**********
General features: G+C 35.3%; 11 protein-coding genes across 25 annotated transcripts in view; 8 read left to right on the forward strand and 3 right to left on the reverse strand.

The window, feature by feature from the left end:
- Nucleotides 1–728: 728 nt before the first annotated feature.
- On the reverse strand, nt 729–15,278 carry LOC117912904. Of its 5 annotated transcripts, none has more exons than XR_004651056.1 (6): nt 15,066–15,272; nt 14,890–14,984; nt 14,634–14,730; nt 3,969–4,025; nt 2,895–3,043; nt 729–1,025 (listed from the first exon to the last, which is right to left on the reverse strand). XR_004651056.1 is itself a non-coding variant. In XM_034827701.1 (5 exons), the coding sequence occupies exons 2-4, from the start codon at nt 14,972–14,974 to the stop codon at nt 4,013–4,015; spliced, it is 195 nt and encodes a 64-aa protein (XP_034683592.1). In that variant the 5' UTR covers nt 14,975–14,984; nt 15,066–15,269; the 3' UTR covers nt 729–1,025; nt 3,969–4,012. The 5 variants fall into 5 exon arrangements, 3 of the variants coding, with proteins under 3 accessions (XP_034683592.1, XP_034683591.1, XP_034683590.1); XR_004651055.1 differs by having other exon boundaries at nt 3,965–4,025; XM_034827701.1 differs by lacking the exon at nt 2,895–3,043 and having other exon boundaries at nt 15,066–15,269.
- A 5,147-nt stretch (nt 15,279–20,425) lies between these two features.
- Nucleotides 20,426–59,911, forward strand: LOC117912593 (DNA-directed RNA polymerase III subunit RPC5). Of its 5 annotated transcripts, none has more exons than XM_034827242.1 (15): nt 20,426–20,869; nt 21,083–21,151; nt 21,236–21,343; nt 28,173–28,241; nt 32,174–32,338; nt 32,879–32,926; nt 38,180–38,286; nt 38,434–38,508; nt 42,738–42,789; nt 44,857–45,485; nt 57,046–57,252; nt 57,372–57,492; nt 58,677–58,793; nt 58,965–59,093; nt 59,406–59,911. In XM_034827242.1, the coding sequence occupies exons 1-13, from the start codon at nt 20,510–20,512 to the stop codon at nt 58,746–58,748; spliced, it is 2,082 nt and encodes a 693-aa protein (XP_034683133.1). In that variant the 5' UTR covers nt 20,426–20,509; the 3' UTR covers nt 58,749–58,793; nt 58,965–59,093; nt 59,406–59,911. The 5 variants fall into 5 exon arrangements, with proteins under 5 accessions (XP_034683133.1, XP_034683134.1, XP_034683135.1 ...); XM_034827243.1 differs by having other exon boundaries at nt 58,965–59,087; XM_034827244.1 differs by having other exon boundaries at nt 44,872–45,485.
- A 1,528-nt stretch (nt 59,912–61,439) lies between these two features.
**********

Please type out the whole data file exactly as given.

General features: G+C 35.3%; 11 protein-coding genes across 25 annotated transcripts in view; 8 read left to right on the forward strand and 3 right to left on the reverse strand.

The window, feature by feature from the left end:
- Nucleotides 1–728: 728 nt before the first annotated feature.
- On the reverse strand, nt 729–15,278 carry LOC117912904. Of its 5 annotated transcripts, none has more exons than XR_004651056.1 (6): nt 15,066–15,272; nt 14,890–14,984; nt 14,634–14,730; nt 3,969–4,025; nt 2,895–3,043; nt 729–1,025 (listed from the first exon to the last, which is right to left on the reverse strand). XR_004651056.1 is itself a non-coding variant. In XM_034827701.1 (5 exons), the coding sequence occupies exons 2-4, from the start codon at nt 14,972–14,974 to the stop codon at nt 4,013–4,015; spliced, it is 195 nt and encodes a 64-aa protein (XP_034683592.1). In that variant the 5' UTR covers nt 14,975–14,984; nt 15,066–15,269; the 3' UTR covers nt 729–1,025; nt 3,969–4,012. The 5 variants fall into 5 exon arrangements, 3 of the variants coding, with proteins under 3 accessions (XP_034683592.1, XP_034683591.1, XP_034683590.1); XR_004651055.1 differs by having other exon boundaries at nt 3,965–4,025; XM_034827701.1 differs by lacking the exon at nt 2,895–3,043 and having other exon boundaries at nt 15,066–15,269.
- A 5,147-nt stretch (nt 15,279–20,425) lies between these two features.
- Nucleotides 20,426–59,911, forward strand: LOC117912593 (DNA-directed RNA polymerase III subunit RPC5). Of its 5 annotated transcripts, none has more exons than XM_034827242.1 (15): nt 20,426–20,869; nt 21,083–21,151; nt 21,236–21,343; nt 28,173–28,241; nt 32,174–32,338; nt 32,879–32,926; nt 38,180–38,286; nt 38,434–38,508; nt 42,738–42,789; nt 44,857–45,485; nt 57,046–57,252; nt 57,372–57,492; nt 58,677–58,793; nt 58,965–59,093; nt 59,406–59,911. In XM_034827242.1, the coding sequence occupies exons 1-13, from the start codon at nt 20,510–20,512 to the stop codon at nt 58,746–58,748; spliced, it is 2,082 nt and encodes a 693-aa protein (XP_034683133.1). In that variant the 5' UTR covers nt 20,426–20,509; the 3' UTR covers nt 58,749–58,793; nt 58,965–59,093; nt 59,406–59,911. The 5 variants fall into 5 exon arrangements, with proteins under 5 accessions (XP_034683133.1, XP_034683134.1, XP_034683135.1 ...); XM_034827243.1 differs by having other exon boundaries at nt 58,965–59,087; XM_034827244.1 differs by having other exon boundaries at nt 44,872–45,485.
- A 1,528-nt stretch (nt 59,912–61,439) lies between these two features.